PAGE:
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Green shoots at Ground Zero

By Juliana Ratner, Property Correspondent

FT.com site; Sep 11, 2003

Two years after the devastating destruction of the September 11 terrorist attacks, Lower Manhattan's real estate market is seeing the green shoots of recovery.

Alongside the construction site at Ground Zero, businesses - including many that two years ago would not have been typical Lower Manhattan tenants - have moved to the area, lured by landlord incentives and federal tax breaks for bringing jobs there, as well as the promise of one of the best public transportation hubs in Manhattan once it is rebuilt.

Among those who have returned or relocated from other locations are Thacher, Proffitt & Wood, a law firm that had been in the World Trade Center; Health Insurance Plan of New York, which is moving from midtown and taking 485,000 sq ft at 55 Water Street; and the Teachers' Retirement System of New York, which is taking 157,000 sq ft in the same building.

Other not-for-profit organisations that would have been out of place amid the financial services behemoths that once dominated Lower Manhattan, not least because they would not have been able to afford it, are coming to the neighbourhood too.


Educational organisations are leasing space there because it is available and affordable. In January, New York University's School of Continuing and Professional Studies opened a downtown campus in the Woolworth Building, two blocks north of Ground Zero.

Financial and economic losses in the area pale in comparison with the human tragedy that took place there but as people put their lives back together, they focus on every day events and more mundane activities.

"This is a difficult week but I feel optimistic," says Bruce Surry, executive vice-president at CB Richard Ellis. He has worked in Lower Manhattan for 25 years and, before September 11 2001, he worked in 1 Liberty Plaza, next to the World Trade Center.

Mr Surry says his clients are more upbeat now than at any time in the past two years with hotels and shops, such as Borders Books, which had been in the towers, reopening and transportation expected to be better than it had been.

In addition to the economic revival, the area will be more aesthetically pleasing once it is rebuilt.

"The destruction of the World Trade Center was addition by subtraction," says James Corl, senior vice-president at Cohen & Steers Capital Management, a Reit (real estate investment trust) investor. "Even with the small hint of green space that is there today, you can tell that the area surrounding the site is going to be the best and most highly amenitised location in downtown," says Mr Corl. "The location has gotten a lot better. Those buildings, from a real estate standpoint, were awful."

The improving atmosphere and local economy is something that Morgan Stanley is hoping other people recognise since it plans to sell 140 Broadway, a 1m sq ft building one block east of Ground Zero.

"We expect to see a record price on the sale," says Peter Riguardi, president of the New York region for Jones Lang LaSalle. He says Morgan Stanley is asking for $400 a sq ft or more.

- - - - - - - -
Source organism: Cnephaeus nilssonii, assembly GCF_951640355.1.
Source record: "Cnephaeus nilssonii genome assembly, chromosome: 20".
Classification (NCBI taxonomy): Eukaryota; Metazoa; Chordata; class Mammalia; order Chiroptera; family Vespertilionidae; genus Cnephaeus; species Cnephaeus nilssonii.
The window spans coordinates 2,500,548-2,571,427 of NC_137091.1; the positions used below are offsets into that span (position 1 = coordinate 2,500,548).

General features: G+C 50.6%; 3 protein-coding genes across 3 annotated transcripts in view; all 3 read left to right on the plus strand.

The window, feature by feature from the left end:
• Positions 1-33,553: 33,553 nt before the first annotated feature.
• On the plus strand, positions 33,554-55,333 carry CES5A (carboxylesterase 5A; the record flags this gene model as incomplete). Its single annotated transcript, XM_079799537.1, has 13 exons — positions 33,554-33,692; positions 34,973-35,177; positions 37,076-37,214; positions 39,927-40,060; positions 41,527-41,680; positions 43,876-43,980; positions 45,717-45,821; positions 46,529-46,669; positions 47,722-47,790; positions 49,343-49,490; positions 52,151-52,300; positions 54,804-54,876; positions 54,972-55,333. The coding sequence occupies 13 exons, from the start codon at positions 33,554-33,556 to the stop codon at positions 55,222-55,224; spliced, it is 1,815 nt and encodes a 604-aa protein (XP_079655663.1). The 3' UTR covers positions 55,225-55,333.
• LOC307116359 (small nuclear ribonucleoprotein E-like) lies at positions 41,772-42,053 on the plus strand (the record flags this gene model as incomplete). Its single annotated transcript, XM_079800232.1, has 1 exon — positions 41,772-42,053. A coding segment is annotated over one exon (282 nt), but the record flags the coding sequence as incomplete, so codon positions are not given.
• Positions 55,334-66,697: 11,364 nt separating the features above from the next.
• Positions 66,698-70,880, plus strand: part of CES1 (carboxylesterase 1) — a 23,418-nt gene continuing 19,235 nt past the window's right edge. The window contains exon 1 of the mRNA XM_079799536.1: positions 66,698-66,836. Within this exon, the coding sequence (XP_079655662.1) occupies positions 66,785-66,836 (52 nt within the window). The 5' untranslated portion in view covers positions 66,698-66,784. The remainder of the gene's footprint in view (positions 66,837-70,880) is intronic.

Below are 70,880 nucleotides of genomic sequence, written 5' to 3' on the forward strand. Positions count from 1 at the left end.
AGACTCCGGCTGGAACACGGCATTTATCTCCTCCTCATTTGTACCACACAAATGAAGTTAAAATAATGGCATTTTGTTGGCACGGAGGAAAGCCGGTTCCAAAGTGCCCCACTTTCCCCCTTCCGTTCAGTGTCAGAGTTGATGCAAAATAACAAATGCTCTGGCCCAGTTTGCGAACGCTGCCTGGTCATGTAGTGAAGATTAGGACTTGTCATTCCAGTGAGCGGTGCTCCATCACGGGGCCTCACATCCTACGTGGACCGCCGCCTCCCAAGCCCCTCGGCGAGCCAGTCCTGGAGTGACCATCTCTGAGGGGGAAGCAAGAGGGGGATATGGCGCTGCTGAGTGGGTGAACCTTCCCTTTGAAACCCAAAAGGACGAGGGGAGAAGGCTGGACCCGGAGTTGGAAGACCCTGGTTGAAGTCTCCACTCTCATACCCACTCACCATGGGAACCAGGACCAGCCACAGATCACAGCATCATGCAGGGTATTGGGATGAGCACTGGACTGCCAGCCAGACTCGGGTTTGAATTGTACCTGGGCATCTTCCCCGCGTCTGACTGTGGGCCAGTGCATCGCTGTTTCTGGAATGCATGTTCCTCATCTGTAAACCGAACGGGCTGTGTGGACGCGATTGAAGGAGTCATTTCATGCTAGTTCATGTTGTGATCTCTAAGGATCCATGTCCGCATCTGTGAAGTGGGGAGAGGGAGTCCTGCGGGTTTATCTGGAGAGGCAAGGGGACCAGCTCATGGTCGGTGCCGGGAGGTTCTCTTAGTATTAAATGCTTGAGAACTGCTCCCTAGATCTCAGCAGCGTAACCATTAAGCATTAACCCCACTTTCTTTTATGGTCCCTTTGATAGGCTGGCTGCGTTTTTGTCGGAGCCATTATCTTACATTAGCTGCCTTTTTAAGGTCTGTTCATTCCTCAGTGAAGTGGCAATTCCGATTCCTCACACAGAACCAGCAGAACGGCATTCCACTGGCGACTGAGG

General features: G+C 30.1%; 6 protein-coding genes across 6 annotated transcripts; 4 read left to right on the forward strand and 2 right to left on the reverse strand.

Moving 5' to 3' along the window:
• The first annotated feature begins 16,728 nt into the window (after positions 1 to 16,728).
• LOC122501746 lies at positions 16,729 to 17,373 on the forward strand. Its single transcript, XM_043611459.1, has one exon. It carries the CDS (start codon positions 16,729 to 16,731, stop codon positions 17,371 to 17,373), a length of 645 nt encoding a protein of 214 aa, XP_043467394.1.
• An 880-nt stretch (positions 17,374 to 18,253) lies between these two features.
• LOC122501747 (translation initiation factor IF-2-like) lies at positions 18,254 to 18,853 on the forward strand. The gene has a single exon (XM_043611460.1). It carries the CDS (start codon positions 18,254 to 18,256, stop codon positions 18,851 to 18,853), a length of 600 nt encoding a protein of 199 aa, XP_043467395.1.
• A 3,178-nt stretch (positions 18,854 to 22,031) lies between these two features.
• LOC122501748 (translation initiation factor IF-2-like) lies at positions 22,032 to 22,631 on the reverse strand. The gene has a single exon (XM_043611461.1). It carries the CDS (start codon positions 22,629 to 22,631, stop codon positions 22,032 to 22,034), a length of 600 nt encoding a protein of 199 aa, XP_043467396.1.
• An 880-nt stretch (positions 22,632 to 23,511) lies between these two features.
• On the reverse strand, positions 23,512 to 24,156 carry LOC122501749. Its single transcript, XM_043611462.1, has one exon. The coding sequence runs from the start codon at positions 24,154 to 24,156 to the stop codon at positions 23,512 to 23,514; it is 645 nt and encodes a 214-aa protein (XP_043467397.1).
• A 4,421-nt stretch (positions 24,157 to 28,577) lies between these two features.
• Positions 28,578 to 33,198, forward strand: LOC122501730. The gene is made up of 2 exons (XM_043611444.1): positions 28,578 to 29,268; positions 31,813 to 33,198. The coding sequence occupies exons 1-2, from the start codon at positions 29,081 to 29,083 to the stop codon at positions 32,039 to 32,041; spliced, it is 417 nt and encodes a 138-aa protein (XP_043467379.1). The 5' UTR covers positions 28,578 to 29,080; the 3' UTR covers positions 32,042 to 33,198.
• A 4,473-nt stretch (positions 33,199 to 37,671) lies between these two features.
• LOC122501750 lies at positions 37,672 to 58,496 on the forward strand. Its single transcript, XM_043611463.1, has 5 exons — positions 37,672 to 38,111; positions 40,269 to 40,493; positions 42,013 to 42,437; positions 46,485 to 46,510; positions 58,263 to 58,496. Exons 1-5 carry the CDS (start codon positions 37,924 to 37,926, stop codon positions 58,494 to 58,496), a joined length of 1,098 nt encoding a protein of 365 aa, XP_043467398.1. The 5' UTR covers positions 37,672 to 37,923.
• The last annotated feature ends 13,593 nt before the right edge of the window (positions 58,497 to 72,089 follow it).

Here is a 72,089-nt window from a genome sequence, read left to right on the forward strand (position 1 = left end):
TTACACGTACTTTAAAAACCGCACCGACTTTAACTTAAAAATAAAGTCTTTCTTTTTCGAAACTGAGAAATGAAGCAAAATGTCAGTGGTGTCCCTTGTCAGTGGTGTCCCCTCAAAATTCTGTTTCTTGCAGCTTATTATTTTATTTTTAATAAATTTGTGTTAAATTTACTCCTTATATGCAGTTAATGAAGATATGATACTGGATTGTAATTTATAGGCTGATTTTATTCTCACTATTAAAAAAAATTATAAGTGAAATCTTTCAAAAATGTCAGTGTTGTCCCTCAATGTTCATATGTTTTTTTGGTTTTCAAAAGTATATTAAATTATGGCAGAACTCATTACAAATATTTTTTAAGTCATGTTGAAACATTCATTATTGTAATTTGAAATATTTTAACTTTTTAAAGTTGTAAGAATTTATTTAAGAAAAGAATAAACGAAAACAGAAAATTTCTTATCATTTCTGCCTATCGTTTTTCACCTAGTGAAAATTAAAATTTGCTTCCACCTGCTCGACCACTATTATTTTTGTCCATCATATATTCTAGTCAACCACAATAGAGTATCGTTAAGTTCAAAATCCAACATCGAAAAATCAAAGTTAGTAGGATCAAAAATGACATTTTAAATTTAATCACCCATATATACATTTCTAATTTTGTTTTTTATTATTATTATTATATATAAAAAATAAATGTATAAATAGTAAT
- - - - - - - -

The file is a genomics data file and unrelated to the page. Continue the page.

The price per foot is half of that fetched by the General Motors Building, a trophy skyscraper on Fifth Avenue sold for a record $1.4bn last month but it would be a significant marker for Lower Manhattan real estate values.

Not only is the area becoming more attractive to different kinds of business, it is luring residents who once thought living downtown meant only going as far south as TriBeCa.

Mitchell Moss, professor of planning and director of urban studies at New York University, says about a million square feet in Lower Manhattan has been converted to housing in the past two years.

"It has great light and shadow - it's becoming the new SoHo and TriBeCa and has become good value to a young educated population," he says.

Michael Bloomberg, New York's mayor, has been encouraging the transformation and has been luring restaurants, bars and other services to the area.

Even so, the neighbourhood is unlikely to make a complete transition into a residential area, especially because the economic incentives to companies are too strong.

The average rental price in Lower Manhattan is about $39 a sq ft while midtown offices rent for about $50 a sq ft, says Greg Gang, managing director of Sage Group Associates, a builder and developer that owns buildings in midtown and downtown Manhattan.

Cost has been a strong incentive to businesses feeling the economic downturn from which Manhattan still suffers. "The decision to move downtown from midtown is purely economic," says Mr Gang.

The economic incentives are compelling as the area tries to recover after the loss of an extraordinary amount of space two years ago.

Out of 97m sq ft, more than 34m sq ft were affected, 13m of which disappeared, says M Meyers Mermel, chief executive of TenantWise, a real estate research firm that has followed the impact of September 11 on the downtown Manhattan real estate market.

The gap between downtown and midtown vacancies is narrowing. This month, the vacancy rate downtown was 15.6 per cent versus 12.2 per cent in midtown, according to TenantWise. A year ago, downtown had a 17.4 per cent vacancy rate while midtown was 9.6 per cent.

"We are slowly but surely seeing people who lost their space come back," says Mr Riguardi, at Jones Lang LaSalle. "It is a great market and there is a lot of opportunity down there."

Copyright The Financial Times Ltd 2003.
 

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